GREEN IN THE LIGHT
1) To open the Gamecube, you'll need the 4.5mm gamebit and a screwdriver which you can put the bit on. I got my gamebit from eBay for $5 and a 77 piece screwdriver set from Canadian Tire for $13. OR you can try making one using a spare bic pen and a lighter.
2) A 3mm, 3~4V LED of your choice. I bought 20 x GREEN LEDs of 3000 MCD from eBay as well, for $0.01. They seem just as bright, if not, SLIGHTLY brighter than the original orange LED that comes with the Gamecube. You may buy even brighter LEDs if you wish, just make sure you don't blind yourself..
3) A soldering iron. You can easily find one at Radio Shack or Canadian Tire, or simply just borrow a friend's, which is what I did.
4) A small pair of pliers. You'll need it to extract and insert the LED. Or, if you're confident, you can try using your fingers, at least to extract the orange LED.
5) Most importantly, some confidence. If you don't feel comfortable messing with your Gamecube, don't. I can't be held responsible if your Gamecube stops working after you mod it, or if you accidentally burn or shock yourself, or if your Gamecube dies or decides to run away to escape your devious plans...
You should be able to do this mod without a desoldering tool and without solder. I did. One more thing to note before you start is the warranty from Nintendo on the Gamecube. I believe it's 60 days after you purchase it. So if you do any kind of modding on your Gamecube during this 60 day period, Nintendo's not going to hate you.. No, they'll just void your warranty!! If you're passed the 60 days, then the warranty is over, so no need to worry about it.
Step 1) Turn over the Gamecube so it's upside down. Take your gamebit screwdriver and unscrew the four screws out from the bottom of the Gamecube. Once the four screws are out, carefully flip the Gamecube right side up again and lift up the top casing. Unlike what's pictured below, you should ALWAYS have a clean uncluttered workspace.
Step 2) You should see the orange LED now. For a better view, you can unclip the panel so it folds down. Note the diode direction (the triangle shaped symbol which, in this situation, is saying: electricity flows from right (positive) to left (negative)). Take your replacement LED and and bend the legs 90 degrees so you get the same shape as the oranged LED. MAKE SURE that the negative lead (shorter leg/flat side on LED) is it's left leg.
Step 3) The trick is 'not' to use a small tip (since we're working with a 3mm LED on such a small circuit board), which is what I originally thought, but a standard sized soldering iron tip is big enough to melt the two solder points at once, which is what we want. Plug in your soldering iron and let it warm up. Unclip the controller panel so you have acess to the solder points. With one hand, grab the orange LED with your pliers (or fingers). With your other hand, take your soldering iron and place it in between the two solder points so it melts them both simultaneously. After a few seconds, u should be able to feel the looseness of the LED so just pull and slide it out. Remove the soldering iron and make sure that two solder points didn't join. If they did, you're going to have to melt the solder again and separate them. If you don't separate the points and you turn on your Gamecube, you'll short circuit the board and probably fry it....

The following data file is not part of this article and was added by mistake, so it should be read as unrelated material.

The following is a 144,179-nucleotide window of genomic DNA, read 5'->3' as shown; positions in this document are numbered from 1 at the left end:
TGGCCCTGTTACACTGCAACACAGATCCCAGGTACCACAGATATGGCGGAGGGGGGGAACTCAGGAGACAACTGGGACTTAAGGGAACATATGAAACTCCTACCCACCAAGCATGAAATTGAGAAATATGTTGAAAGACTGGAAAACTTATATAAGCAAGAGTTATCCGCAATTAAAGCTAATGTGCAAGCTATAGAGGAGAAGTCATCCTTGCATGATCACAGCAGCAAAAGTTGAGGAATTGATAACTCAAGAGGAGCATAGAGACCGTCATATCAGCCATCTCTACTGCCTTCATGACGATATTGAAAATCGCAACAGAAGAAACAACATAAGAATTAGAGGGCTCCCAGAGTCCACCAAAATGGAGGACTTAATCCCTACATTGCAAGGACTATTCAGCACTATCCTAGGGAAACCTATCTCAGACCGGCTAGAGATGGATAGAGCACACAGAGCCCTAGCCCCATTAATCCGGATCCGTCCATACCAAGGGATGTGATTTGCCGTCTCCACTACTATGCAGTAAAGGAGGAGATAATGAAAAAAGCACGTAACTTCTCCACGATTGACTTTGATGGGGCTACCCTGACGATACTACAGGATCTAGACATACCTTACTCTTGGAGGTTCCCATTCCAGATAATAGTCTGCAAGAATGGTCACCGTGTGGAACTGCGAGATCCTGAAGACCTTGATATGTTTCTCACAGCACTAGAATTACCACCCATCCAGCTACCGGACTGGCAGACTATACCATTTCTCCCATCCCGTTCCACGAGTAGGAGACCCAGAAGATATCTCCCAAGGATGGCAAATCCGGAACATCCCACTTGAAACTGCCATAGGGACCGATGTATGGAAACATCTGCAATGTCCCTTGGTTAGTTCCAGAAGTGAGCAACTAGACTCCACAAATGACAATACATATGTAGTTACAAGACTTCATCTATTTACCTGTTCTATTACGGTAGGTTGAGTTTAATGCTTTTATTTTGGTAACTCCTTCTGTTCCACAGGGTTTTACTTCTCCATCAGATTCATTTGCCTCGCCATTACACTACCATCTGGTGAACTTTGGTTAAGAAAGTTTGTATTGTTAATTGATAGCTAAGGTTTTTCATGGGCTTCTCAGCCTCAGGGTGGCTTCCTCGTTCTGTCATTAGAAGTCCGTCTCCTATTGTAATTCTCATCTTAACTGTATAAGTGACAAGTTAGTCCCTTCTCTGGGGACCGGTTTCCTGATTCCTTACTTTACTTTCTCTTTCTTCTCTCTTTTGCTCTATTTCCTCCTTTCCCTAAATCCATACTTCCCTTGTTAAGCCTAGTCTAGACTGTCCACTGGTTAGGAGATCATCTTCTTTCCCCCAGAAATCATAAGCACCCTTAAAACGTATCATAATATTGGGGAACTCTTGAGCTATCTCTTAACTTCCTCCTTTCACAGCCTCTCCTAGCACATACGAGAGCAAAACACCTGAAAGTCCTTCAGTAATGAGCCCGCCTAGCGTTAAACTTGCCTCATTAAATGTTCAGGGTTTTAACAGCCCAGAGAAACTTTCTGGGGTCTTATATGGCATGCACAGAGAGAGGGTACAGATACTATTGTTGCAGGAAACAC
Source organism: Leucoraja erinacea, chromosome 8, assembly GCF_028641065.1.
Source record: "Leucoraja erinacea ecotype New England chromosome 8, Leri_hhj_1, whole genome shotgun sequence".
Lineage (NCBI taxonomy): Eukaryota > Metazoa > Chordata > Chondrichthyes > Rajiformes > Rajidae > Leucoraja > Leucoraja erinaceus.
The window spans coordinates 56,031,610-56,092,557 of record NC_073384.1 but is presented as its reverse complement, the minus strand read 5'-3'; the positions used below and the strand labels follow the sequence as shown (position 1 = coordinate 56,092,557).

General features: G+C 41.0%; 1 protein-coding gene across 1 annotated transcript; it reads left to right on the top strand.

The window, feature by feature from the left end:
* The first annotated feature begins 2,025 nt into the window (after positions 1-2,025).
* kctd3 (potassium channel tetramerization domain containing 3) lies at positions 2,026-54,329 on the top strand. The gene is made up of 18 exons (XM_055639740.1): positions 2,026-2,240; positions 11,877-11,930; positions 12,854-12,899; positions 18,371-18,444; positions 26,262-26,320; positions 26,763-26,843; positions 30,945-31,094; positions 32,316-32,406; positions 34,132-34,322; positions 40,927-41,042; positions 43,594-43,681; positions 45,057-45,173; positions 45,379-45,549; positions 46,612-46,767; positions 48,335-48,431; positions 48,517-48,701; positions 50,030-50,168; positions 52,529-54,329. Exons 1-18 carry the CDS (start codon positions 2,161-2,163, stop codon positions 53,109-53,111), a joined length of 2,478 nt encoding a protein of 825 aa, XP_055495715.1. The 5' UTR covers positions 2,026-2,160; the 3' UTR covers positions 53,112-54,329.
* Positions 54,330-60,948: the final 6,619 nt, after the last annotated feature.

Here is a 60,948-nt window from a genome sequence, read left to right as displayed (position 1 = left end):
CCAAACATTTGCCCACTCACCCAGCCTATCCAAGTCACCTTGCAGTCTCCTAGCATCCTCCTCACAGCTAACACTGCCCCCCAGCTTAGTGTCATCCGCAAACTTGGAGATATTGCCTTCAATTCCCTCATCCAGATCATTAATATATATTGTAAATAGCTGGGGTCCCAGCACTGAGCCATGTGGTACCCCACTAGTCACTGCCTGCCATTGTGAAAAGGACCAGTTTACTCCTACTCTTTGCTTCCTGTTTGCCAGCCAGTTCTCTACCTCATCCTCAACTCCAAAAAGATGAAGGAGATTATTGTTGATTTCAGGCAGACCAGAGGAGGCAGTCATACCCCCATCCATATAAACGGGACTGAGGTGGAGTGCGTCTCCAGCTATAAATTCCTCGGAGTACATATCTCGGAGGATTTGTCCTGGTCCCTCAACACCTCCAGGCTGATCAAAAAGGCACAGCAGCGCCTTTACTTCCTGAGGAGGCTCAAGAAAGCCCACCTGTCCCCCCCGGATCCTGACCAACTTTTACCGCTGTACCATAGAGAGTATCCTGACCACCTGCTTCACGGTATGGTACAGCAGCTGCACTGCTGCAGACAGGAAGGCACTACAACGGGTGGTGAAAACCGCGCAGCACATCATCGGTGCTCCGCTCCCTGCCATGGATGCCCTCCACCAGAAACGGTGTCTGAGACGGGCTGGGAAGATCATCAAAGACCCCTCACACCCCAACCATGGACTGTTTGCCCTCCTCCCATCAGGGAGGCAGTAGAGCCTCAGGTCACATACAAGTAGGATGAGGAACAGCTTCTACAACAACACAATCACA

Step 4) Now that the original orange LED is out, you can insert your replacement LED. Most pliers have a wire cutter on them. Use it to shorten the bended LED leads to match the length of the orange LED leads, now that you've extracted it. Make note of which lead is positive and negative again since you'll be cutting the leads to be equal length now. You don't want to integrate a diode into a circuit the wrong way. Again, with one hand, hold the replacement LED with a pair of pliers and push the leads against the solder points from under the board. With your other hand, melt the solder points simultaneously using the soldering iron. Your push of the LED legs should penetrate the melted solder. Don't push too hard or you'll go too far. Ensure that the LED is in the proper position and that it is inserted as straight as possible. Once again, check that the solder points didn't join.
Step 5) Clip the front panel up again and check that the LED is not crooked. The flat side of the LED should be on the left side when you look straight at it. Put the cover back on and YOU'RE DONE!
Plug in your Gamecube and prepared to be awed. Turn it on and you'll be staring at it for a few minutes. At least I did. Here are some before and after shots.
Of course, I gave so much detail because this tutorial is aimed towards those who have little or no experience with circuitry and soldering. When you become more experienced, all this becomes second nature, and you can sum this tutorial up into 3 words: "replace the LED". I am no where near that level of experience. The last time I soldered something was more than 2 years ago, in high school... Yes, our 'team' built an OOPIC robot, which eventually ran into the wall too hard one time and killed itself.... RIP.
In the future, when I have time, maybe I'll do the controller port LED mod, where light beams out of the controller ports. Currently, the XBOX is the most moddable console in terms of 'looks' modding and 'mod chip' modding. Hopefully I can make enough money in the summer for an XBOX, but I still love my Gamecube.